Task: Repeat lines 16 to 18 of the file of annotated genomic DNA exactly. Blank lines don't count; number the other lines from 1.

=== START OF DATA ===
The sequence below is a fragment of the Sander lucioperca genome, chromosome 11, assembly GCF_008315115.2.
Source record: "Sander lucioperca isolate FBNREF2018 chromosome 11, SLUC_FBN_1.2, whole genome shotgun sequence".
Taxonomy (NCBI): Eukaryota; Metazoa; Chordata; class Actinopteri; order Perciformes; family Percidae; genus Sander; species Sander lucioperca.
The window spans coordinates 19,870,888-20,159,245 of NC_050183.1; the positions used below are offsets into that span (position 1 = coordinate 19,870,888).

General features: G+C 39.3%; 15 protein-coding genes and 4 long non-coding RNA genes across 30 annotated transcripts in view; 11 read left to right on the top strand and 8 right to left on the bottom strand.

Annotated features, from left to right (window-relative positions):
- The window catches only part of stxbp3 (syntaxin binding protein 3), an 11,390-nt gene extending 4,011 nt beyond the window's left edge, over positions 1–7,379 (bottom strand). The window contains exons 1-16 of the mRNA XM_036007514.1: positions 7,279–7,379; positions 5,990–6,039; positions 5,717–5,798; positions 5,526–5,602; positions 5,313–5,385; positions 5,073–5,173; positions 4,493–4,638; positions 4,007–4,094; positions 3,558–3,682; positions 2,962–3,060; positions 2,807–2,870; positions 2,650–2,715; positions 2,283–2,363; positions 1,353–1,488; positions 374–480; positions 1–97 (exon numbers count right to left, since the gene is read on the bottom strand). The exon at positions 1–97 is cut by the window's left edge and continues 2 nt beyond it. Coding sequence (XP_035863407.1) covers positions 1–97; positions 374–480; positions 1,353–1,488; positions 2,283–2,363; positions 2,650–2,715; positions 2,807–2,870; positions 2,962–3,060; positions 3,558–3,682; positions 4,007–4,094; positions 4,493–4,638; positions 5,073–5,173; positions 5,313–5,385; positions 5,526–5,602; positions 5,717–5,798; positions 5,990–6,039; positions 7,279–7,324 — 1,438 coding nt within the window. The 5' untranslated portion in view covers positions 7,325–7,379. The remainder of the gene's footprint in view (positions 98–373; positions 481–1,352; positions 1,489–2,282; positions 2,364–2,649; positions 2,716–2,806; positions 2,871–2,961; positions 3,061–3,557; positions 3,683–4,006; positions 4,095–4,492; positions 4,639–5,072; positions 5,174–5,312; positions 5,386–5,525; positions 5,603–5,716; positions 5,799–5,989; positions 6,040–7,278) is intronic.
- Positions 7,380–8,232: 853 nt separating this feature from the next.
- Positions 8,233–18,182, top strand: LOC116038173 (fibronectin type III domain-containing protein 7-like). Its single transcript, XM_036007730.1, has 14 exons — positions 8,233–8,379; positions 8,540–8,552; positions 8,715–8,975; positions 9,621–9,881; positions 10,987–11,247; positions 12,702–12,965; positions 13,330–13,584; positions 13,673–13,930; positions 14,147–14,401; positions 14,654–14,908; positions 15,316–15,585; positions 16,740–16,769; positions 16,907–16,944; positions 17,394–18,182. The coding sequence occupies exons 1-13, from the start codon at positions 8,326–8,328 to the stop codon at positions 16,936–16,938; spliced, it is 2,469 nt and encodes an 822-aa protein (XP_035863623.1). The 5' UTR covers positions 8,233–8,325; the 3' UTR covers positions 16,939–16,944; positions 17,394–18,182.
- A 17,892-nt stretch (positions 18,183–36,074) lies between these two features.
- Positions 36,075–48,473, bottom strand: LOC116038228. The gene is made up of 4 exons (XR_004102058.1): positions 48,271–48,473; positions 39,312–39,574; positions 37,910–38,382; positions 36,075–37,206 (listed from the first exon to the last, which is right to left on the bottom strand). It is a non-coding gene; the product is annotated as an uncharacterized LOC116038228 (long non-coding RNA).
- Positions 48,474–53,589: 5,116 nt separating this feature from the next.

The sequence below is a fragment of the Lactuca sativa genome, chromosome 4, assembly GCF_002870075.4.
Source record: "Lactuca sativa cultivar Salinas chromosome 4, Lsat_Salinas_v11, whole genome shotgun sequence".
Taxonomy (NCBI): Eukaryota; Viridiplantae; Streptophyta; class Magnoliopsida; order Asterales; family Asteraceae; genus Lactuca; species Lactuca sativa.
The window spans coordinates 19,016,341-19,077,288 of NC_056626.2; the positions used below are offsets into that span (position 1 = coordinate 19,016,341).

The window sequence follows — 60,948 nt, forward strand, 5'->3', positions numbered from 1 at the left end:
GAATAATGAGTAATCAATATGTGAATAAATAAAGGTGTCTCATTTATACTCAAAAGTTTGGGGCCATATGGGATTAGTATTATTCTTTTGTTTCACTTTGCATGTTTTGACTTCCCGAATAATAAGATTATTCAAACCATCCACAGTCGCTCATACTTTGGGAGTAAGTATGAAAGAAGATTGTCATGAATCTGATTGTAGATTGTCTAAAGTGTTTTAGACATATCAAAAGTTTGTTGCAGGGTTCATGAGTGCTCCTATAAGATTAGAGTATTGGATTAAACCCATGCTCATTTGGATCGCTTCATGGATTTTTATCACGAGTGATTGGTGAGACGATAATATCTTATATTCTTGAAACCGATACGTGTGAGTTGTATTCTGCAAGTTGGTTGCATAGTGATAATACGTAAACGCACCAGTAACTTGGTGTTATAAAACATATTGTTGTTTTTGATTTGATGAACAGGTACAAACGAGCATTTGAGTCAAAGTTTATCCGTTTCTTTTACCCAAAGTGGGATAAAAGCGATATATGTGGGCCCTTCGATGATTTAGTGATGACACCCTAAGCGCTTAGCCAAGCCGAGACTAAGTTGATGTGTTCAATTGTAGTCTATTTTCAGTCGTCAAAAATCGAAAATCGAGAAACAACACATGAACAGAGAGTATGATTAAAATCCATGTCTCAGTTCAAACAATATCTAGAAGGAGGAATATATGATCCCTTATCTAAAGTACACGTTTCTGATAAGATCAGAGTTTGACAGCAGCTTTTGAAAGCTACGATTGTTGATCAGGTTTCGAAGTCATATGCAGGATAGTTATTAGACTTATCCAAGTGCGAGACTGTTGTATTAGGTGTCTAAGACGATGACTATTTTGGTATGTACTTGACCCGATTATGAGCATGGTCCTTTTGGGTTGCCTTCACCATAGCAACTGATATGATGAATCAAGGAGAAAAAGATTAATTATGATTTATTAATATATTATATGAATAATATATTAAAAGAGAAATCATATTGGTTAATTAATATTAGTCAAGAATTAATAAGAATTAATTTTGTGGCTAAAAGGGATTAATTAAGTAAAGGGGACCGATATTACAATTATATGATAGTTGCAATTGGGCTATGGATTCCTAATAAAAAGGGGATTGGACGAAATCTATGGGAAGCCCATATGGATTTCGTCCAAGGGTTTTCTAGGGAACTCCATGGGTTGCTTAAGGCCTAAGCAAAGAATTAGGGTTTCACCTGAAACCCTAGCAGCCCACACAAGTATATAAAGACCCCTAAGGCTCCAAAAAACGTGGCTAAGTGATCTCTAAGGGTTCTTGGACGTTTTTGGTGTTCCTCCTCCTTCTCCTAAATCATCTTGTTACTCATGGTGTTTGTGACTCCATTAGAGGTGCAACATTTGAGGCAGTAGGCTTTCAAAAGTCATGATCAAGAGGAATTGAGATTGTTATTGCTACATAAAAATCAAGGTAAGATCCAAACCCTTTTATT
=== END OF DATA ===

The window spans coordinates 19,016,341-19,077,288 of NC_056626.2; the positions used below are offsets into that span (position 1 = coordinate 19,016,341).

The window sequence follows — 60,948 nt, forward strand, 5'->3', positions numbered from 1 at the left end:
GAATAATGAGTAATCAATATGTGAATAAATAAAGGTGTCTCATTTATACTCAAAAGTTTGGGGCCATATGGGATTAGTATTATTCTTTTGTTTCACTTTGCATGTTTTGACTTCCCGAATAATAAGATTATTCAAACCATCCACAGTCGCTCATACTTTGGGAGTAAGTATGAAAGAAGATTGTCATGAATCTGATTGTAGATTGTCTAAAGTGTTTTAGACATATCAAAAGTTTGTTGCAGGGTTCATGAGTGCTCCTATAAGATTAGAGTATTGGATTAAACCCATGCTCATTTGGATCGCTTCATGGATTTTTATCACGAGTGATTGGTGAGACGATAATATCTTATATTCTTGAAACCGATACGTGTGAGTTGTATTCTGCAAGTTGGTTGCATAGTGATAATACGTAAACGCACCAGTAACTTGGTGTTATAAAACATATTGTTGTTTTTGATTTGATGAACAGGTACAAACGAGCATTTGAGTCAAAGTTTATCCGTTTCTTTTACCCAAAGTGGGATAAAAGCGATATATGTGGGCCCTTCGATGATTTAGTGATGACACCCTAAGCGCTTAGCCAAGCCGAGACTAAGTTGATGTGTTCAATTGTAGTCTATTTTCAGTCGTCAAAAATCGAAAATCGAGAAACAACACATGAACAGAGAGTATGATTAAAATCCATGTCTCAGTTCAAACAATATCTAGAAGGAGGAATATATGATCCCTTATCTAAAGTACACGTTTCTGATAAGATCAGAGTTTGACAGCAGCTTTTGAAAGCTACGATTGTTGATCAGGTTTCGAAGTCATATGCAGGATAGTTATTAGACTTATCCAAGTGCGAGACTGTTGTATTAGGTGTCTAAGACGATGACTATTTTGGTATGTACTTGACCCGATTATGAGCATGGTCCTTTTGGGTTGCCTTCACCATAGCAACTGATATGATGAATCAAGGAGAAAAAGATTAATTATGATTTATTAATATATTATATGAATAATATATTAAAAGAGAAATCATATTGGTTAATTAATATTAGTCAAGAATTAATAAGAATTAATTTTGTGGCTAAAAGGGATTAATTAAGTAAAGGGGACCGATATTACAATTATATGATAGTTGCAATTGGGCTATGGATTCCTAATAAAAAGGGGATTGGACGAAATCTATGGGAAGCCCATATGGATTTCGTCCAAGGGTTTTCTAGGGAACTCCATGGGTTGCTTAAGGCCTAAGCAAAGAATTAGGGTTTCACCTGAAACCCTAGCAGCCCACACAAGTATATAAAGACCCCTAAGGCTCCAAAAAACGTGGCTAAGTGATCTCTAAGGGTTCTTGGACGTTTTTGGTGTTCCTCCTCCTTCTCCTAAATCATCTTGTTACTCATGGTGTTTGTGACTCCATTAGAGGTGCAACATTTGAGGCAGTAGGCTTTCAAAAGTCATGATCAAGAGGAATTGAGATTGTTATTGCTACATAAAAATCAAGGTAAGATCCAAACCCTTTTATT